The Rick Zemanek editorial of Oct. 5, Put poachers in sights, relies solely on data from the Alberta Conservation Association interpreted by the Alberta Union of Provincial Employees. The interpretation, unfortunately, misrepresents the ability of our trained and capable staff to bring charges forward when there is good evidence.
The first misinterpretation is in the relationship between tips and calls. In addition, since 2008, the public has been increasingly using the Report A Poacher (RAP) line to notify Fish and Wildlife staff about serious problem wildlife incidents that may put the public at risk. Our analysis of the RAP data for 2009-2010 reveals that out of 7,509 calls, only 1,458 related to possible violations.
Caution needs to be applied to interpreting numbers of reported possible violations versus officers’ follow-up investigations. The number of reports includes any violation; yet only those charges that make the caller eligible for a reward are listed. For example, hunting without permission is a frequently reported violation, but that offence is not reward-eligible and not reported as a prosecution in the overall RAP statistics. In 2007-08, there were 256 eligible calls that resulted in 355 charges and 83 rewards paid. In 2009-10, there were 246 eligible calls that resulted in 276 charges and 107 rewards paid.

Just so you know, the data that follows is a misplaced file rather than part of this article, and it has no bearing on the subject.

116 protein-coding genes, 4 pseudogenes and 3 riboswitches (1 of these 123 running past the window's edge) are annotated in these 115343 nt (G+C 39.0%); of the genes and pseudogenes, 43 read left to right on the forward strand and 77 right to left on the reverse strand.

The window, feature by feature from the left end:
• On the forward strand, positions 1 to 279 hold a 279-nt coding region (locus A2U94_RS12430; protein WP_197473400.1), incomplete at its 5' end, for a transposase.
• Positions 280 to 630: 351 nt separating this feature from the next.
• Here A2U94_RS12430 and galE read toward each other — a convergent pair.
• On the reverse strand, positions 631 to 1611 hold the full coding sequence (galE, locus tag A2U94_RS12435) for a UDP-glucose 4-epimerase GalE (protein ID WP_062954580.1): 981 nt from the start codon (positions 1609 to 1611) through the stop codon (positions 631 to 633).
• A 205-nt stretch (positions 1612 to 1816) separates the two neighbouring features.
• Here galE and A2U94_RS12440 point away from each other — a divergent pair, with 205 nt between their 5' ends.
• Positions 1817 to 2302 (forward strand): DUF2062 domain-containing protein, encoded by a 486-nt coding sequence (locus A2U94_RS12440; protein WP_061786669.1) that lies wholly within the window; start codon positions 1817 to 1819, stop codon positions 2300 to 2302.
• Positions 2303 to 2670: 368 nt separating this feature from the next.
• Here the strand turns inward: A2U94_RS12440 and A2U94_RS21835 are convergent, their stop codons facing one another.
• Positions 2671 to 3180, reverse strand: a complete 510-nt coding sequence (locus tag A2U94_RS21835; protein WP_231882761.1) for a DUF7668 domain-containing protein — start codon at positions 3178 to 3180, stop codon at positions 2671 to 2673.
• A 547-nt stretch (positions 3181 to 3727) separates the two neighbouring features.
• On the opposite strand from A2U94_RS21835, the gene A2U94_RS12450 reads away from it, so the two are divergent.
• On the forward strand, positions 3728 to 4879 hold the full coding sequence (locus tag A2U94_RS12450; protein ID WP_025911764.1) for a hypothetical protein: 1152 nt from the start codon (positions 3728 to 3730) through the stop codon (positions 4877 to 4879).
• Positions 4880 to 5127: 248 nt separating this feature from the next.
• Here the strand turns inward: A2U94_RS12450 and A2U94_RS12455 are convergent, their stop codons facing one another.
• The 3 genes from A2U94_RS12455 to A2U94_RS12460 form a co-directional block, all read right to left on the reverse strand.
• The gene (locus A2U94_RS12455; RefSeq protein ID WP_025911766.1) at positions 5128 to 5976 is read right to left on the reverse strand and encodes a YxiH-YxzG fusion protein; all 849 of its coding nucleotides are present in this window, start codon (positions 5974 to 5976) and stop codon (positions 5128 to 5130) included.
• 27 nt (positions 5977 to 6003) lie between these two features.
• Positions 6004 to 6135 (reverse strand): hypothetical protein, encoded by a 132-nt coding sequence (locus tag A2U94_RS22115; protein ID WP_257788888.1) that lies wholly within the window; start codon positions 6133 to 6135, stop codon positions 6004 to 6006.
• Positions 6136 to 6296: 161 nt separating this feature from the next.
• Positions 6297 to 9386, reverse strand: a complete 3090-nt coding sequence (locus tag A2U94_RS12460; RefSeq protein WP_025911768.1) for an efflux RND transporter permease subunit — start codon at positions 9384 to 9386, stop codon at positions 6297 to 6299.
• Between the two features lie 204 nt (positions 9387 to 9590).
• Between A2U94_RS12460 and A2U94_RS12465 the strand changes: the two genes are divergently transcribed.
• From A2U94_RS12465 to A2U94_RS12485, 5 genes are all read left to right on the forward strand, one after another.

No matter how many calls we receive, successful investigations (whether or not they involve a prosecution) depend more on the quality of information provided than on the number of calls.
Albertans can be assured that Fish and Wildlife officers are working to protect the province’s fish and wildlife. It does a disservice to our dedicated Fish and Wildlife staff to suggest that poaching in Alberta is a free-for-all.
Finally, I would be disappointed if Albertans become discouraged from using the RAP line and making an important contribution to our efforts to ensure safe, responsible and sustainable use of fish and wildlife resources.
Sustainable Resource Development